This is riveting: Mick Jagger & David Bowie dance in the streets, sans “Dancing in the Streets.”
Just a few days ago I was staring out the window of an airplane and marveling at the view. It had been a long time since I’d had a window seat, so until it got dark I ignored my book and watched as Chicagoland grew smaller and smaller, all its roads and cars and housing developments snaking around…
The fear of flying, the unexpected consequence (?)
Life in publishing.
EDMUND: You’ve just told me some high spots in your memories. Want to hear mine? They’re all connected with the sea. Here’s one. When I was on the Squarehead square-rigger, bound for Buenos Aires. Full moon in the trades. The old hooker driving fourteen knots. I lay on the bowsprit, facing astern, with the water foaming into spume under me, the masts with every sail white in the moonlight, towering high above me. I became drunk with the beauty and singing rhythm of it, and for a moment I lost myself—actually lost my life. I was set free! I dissolved in the sea, became white sails and flying spray, became beauty and rhythm, became moonlight and the ship and the high dim-starred sky! I belonged, without past or future, within peace and unity and a wild joy, within something greater than my own life, or the life of man, to life itself! To God, if you want to put it that way. Then another time, on the American Line, when I was lookout on the crow’s nest in the dawn watch. A calm sea, that time. Only a lazy groundswell and a slow, drowsy roll of the ship. The passengers asleep and none of the crew in sight. No sound of man. Black smoke pouring from the funnels behind and beneath me. Dreaming, not keeping lookout, feeling alone, and above, and apart, watching the dawn creep like a painted dream over the sky and sea which slept together. Then the moment of ecstatic freedom came. The peace, the end of the quest, the last harbor, the joy of belonging to a fulfillment beyond men’s lousy, pitiful, greedy fears and hopes and dreams! And several other times in my life, when I was swimming far out, or lying alone on a beach, I have had the same experience. Became the sun, the hot sand, green seaweed anchored to a rock, swaying in the tide. Like a saint’s vision of beatitude. Like the veil of things as they seem drawn back by an unseen hand. For a second you see—and seeing the secret, are the secret. For a second there is meaning! Then the hand lets the veil fall and you are alone, lost in the fog again.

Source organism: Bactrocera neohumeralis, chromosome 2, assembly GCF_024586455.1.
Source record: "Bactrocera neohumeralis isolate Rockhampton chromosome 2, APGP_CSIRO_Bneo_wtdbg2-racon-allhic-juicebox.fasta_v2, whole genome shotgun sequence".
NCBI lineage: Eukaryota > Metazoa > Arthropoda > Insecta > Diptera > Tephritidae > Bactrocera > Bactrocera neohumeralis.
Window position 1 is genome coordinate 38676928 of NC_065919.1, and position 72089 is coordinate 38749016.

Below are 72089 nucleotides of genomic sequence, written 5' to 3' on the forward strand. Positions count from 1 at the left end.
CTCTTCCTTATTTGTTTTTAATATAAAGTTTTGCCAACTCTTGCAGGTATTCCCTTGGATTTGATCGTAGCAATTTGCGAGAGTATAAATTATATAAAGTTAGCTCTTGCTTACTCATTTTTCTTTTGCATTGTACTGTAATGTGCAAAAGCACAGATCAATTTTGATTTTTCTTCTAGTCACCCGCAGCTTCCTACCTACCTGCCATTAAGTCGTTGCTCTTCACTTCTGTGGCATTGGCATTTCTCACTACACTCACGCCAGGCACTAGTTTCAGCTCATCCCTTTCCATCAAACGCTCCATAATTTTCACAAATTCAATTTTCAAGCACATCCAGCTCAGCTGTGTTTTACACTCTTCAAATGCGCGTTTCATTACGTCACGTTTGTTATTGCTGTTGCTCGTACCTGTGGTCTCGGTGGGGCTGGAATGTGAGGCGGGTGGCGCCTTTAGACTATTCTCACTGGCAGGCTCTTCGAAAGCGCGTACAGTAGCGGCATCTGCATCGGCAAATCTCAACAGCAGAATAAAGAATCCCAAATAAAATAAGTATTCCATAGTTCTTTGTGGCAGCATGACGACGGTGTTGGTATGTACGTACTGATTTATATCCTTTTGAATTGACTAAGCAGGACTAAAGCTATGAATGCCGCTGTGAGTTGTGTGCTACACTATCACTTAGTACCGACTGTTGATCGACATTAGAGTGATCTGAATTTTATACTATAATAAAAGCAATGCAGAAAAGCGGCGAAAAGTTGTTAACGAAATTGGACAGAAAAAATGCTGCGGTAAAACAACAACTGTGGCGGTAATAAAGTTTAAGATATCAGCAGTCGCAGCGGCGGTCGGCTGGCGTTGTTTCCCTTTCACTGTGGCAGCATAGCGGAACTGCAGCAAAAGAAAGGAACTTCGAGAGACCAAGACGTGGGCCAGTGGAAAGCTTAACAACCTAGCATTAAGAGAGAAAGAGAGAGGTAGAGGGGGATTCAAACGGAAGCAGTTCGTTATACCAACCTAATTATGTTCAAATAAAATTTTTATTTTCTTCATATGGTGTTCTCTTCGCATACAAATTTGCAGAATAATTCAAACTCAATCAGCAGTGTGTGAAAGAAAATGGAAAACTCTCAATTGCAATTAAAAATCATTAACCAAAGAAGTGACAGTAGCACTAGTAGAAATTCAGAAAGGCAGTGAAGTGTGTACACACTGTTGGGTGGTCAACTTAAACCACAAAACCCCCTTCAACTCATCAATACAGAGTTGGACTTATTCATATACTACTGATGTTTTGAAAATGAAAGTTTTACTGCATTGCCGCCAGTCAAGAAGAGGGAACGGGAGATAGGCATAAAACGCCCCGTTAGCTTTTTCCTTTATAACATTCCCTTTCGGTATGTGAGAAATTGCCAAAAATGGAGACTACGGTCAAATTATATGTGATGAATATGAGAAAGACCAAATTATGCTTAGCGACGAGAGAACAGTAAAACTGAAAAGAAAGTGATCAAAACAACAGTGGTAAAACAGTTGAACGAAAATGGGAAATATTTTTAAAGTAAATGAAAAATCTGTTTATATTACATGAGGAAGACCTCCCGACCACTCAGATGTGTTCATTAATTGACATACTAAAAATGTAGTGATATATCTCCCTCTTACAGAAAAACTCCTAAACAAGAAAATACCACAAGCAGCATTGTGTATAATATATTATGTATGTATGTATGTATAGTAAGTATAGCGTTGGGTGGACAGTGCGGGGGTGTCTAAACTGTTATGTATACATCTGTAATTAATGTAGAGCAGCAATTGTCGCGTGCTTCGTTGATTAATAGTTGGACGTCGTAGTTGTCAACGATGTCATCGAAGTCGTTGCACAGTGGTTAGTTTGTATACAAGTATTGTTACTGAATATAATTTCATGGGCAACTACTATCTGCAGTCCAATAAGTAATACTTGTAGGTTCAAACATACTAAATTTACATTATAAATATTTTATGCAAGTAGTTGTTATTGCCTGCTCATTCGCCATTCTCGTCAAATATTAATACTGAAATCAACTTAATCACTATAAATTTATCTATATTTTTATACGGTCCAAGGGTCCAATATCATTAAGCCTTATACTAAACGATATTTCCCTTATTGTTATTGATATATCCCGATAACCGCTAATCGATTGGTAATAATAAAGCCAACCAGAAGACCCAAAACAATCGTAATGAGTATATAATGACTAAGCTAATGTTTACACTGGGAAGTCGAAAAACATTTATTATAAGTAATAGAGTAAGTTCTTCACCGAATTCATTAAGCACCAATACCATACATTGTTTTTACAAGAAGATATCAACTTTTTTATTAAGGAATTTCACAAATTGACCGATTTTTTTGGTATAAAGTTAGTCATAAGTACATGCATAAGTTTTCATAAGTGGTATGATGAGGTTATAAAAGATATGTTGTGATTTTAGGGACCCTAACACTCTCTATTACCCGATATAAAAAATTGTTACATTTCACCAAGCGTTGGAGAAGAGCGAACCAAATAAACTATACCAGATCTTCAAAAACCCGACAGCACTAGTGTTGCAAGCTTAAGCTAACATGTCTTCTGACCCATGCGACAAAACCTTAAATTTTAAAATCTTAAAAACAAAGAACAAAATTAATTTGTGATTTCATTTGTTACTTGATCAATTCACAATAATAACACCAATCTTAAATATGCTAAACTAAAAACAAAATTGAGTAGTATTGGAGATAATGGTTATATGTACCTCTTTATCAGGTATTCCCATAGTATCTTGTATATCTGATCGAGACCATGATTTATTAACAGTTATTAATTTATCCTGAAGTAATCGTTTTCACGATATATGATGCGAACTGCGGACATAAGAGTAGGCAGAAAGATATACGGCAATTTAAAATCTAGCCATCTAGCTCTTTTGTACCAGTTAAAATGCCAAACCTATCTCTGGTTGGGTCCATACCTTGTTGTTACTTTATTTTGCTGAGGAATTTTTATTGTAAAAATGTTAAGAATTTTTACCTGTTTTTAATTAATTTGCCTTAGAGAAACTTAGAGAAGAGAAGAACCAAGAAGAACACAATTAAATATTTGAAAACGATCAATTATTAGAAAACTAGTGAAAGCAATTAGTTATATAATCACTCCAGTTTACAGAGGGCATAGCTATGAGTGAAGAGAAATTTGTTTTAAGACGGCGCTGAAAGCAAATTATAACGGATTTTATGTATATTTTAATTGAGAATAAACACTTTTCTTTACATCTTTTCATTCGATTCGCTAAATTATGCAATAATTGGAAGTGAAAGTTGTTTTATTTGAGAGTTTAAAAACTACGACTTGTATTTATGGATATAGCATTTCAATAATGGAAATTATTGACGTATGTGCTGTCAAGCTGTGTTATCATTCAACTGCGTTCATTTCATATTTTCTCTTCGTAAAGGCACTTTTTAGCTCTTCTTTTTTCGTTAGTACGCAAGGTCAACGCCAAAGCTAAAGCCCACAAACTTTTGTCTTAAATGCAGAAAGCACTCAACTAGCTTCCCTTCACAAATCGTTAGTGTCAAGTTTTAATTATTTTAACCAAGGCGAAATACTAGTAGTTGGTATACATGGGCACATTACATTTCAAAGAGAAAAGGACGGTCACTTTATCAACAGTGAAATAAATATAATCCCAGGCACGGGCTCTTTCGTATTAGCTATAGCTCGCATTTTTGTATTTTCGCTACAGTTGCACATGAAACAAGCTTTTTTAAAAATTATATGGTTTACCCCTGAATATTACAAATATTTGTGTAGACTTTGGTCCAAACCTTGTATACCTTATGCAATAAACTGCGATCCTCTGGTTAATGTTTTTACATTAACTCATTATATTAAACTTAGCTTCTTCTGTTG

From A Long Day’s Journey Into Night, by Eugene O’Neill
Monica Bonvicini, Not For You, 2006.
Sitting in the waiting room (Wednesday afternoon)
Why, if this isn’t the sweetest little birthday gif I’ve ever received.
An animal thought to be a giant sea anemone is an impostor!
This deep-water creature with tentacles reaching more than 6.5 feet long, thought to be one of the world’s largest sea anemones, actually belongs to a new order of animals. The finding is part of a new DNA-based study led by the American Museum of Natural History. Lead author Estefanía Rodríguez says, “this amazing finding tells us that we have so much more to learn and discover in the ocean.”
Sea anemones are stinging polyps that spend most of their time attached to rocks on the sea floor or on coral reefs. Although they vary greatly in size and color, anemones have very few defining structures, and as a result, classifying these animals can be difficult.
For now, this giant is the only species in the new order, “so imagine what else is still out there to discover,” says Rodríguez.